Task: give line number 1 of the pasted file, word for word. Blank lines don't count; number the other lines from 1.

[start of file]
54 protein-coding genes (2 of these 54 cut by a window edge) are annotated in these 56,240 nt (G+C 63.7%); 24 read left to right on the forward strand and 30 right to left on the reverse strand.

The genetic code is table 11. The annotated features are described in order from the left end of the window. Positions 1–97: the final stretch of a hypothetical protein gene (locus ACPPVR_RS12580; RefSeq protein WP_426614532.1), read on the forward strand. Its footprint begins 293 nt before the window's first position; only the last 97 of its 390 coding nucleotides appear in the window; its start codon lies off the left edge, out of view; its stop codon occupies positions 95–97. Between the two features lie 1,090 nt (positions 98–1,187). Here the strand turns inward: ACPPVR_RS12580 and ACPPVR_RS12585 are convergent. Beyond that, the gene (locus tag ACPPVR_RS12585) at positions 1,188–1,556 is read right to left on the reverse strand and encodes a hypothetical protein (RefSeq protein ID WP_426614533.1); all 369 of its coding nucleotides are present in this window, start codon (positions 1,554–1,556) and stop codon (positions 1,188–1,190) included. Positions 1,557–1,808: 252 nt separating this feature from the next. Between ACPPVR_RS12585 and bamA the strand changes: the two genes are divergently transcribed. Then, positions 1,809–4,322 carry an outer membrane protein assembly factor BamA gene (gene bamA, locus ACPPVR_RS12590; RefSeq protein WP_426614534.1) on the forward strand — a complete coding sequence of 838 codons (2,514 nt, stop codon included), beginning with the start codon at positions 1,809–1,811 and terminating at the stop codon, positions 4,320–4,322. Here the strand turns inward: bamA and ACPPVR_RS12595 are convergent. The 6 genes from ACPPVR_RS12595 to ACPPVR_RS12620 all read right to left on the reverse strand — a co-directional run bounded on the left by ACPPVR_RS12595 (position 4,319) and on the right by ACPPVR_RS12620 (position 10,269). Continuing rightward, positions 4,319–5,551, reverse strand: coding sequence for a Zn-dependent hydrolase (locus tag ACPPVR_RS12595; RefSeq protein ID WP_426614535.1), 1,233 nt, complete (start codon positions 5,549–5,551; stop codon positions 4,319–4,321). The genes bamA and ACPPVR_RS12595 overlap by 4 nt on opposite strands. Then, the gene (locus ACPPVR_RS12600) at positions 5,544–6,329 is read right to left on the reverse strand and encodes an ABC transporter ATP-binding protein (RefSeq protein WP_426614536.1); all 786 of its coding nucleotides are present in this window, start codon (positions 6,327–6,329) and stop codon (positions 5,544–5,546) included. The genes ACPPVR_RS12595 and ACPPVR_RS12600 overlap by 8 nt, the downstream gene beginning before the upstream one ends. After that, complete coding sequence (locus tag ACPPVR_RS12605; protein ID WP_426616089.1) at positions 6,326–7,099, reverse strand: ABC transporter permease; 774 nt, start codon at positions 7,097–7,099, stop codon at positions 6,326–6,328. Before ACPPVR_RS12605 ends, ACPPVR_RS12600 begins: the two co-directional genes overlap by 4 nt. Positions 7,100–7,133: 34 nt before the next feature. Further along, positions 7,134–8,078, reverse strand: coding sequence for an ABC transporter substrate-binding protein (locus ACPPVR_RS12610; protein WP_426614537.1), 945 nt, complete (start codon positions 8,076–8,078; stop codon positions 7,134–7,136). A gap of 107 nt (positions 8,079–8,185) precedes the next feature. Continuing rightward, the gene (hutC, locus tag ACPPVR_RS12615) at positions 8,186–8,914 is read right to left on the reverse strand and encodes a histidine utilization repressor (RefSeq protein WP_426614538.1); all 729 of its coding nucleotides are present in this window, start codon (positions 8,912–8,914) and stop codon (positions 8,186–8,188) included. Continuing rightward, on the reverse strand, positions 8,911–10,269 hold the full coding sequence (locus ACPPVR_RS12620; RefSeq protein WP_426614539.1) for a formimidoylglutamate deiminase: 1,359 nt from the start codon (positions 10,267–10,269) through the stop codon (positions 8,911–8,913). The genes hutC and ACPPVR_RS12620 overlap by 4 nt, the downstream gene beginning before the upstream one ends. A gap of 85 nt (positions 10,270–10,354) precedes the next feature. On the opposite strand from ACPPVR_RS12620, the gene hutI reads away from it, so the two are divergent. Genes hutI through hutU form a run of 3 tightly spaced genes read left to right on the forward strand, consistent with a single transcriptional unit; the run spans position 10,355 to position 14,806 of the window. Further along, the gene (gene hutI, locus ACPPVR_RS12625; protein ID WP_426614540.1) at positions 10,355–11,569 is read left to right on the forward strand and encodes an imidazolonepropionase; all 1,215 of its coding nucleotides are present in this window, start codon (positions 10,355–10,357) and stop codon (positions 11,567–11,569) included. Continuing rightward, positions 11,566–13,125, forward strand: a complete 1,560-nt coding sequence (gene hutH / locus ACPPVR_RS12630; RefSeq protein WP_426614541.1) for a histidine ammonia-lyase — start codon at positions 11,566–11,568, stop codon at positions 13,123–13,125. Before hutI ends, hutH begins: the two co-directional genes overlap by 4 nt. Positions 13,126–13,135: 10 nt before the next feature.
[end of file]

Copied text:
54 protein-coding genes (2 of these 54 cut by a window edge) are annotated in these 56,240 nt (G+C 63.7%); 24 read left to right on the forward strand and 30 right to left on the reverse strand.